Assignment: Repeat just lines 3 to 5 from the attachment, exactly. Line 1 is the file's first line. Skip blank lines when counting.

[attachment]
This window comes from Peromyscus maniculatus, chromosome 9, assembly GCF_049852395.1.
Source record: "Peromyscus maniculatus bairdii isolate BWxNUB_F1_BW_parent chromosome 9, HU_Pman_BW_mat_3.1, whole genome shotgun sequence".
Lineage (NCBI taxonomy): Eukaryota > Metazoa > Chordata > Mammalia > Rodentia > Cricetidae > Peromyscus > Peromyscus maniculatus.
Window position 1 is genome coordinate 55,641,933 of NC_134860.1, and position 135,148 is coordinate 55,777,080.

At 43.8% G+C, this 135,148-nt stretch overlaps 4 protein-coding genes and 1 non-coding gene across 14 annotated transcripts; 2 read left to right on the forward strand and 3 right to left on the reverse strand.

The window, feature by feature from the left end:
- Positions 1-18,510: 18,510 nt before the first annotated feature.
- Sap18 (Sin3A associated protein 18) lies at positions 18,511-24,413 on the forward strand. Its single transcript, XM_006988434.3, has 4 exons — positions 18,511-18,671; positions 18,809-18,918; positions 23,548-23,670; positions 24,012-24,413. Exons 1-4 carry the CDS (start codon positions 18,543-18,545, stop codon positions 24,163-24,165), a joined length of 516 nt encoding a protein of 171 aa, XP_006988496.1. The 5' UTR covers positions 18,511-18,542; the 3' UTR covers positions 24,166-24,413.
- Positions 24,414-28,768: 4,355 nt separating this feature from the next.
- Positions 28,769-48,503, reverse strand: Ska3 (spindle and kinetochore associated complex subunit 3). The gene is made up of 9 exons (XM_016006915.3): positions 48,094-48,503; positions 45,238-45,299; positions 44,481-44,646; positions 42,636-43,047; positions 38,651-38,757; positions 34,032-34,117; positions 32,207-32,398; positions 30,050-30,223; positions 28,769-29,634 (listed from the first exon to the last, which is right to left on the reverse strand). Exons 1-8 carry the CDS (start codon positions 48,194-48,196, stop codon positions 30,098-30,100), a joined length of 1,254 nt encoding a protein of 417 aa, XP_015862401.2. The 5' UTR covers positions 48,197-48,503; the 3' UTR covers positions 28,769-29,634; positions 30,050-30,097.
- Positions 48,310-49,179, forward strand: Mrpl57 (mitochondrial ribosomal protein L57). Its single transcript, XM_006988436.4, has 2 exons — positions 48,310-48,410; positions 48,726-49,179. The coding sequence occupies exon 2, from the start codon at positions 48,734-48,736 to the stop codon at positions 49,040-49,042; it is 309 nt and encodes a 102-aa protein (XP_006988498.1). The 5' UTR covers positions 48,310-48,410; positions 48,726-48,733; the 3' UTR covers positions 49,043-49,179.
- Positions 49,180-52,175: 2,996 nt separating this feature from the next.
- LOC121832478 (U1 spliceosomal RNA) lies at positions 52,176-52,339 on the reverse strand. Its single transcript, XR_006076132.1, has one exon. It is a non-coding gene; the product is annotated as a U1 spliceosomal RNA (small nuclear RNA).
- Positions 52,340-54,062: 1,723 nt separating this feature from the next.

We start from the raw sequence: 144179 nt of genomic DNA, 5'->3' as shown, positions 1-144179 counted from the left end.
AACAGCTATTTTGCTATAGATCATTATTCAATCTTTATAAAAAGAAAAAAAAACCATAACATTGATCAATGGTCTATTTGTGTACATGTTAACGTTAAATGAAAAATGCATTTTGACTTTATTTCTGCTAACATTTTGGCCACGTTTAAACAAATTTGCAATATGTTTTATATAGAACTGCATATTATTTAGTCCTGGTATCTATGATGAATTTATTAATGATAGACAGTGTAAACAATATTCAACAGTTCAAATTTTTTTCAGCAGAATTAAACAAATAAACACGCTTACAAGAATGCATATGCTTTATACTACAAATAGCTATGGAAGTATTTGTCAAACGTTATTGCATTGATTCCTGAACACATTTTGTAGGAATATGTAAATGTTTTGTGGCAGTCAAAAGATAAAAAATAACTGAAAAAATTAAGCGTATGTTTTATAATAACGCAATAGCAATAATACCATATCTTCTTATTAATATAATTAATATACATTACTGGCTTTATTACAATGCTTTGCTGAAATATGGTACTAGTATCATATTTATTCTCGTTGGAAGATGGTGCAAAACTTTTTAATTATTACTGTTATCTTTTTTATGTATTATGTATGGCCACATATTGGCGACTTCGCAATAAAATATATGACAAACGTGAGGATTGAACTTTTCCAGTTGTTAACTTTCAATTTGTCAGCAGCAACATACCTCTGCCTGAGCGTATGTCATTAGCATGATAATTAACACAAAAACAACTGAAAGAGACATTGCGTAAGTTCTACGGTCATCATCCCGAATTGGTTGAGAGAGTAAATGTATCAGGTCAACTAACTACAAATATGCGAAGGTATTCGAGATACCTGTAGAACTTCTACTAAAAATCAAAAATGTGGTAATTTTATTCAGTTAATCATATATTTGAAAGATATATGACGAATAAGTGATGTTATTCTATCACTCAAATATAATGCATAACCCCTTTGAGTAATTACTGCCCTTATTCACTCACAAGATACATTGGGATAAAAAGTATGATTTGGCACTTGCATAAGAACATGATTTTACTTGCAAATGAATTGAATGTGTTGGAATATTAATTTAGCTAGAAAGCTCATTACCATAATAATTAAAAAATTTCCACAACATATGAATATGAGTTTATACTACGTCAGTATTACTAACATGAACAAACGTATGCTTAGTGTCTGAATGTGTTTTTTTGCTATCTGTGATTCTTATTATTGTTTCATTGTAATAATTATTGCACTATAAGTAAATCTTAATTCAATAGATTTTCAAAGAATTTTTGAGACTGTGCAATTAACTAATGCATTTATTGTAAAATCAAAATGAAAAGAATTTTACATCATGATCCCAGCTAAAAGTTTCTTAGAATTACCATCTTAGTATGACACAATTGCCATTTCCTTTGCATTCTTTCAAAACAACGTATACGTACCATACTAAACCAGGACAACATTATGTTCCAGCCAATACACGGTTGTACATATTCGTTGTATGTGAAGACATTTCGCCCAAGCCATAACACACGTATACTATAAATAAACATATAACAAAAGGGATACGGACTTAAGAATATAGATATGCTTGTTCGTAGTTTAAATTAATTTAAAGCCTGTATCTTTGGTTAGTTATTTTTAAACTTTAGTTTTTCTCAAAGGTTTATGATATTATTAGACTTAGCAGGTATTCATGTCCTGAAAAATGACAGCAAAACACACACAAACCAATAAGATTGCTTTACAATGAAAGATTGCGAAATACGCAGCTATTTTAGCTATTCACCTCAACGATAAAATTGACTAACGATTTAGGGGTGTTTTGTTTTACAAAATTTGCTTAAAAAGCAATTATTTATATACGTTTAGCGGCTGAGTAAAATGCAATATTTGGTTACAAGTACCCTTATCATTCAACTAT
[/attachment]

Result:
Lineage (NCBI taxonomy): Eukaryota > Metazoa > Chordata > Mammalia > Rodentia > Cricetidae > Peromyscus > Peromyscus maniculatus.
Window position 1 is genome coordinate 55,641,933 of NC_134860.1, and position 135,148 is coordinate 55,777,080.

At 43.8% G+C, this 135,148-nt stretch overlaps 4 protein-coding genes and 1 non-coding gene across 14 annotated transcripts; 2 read left to right on the forward strand and 3 right to left on the reverse strand.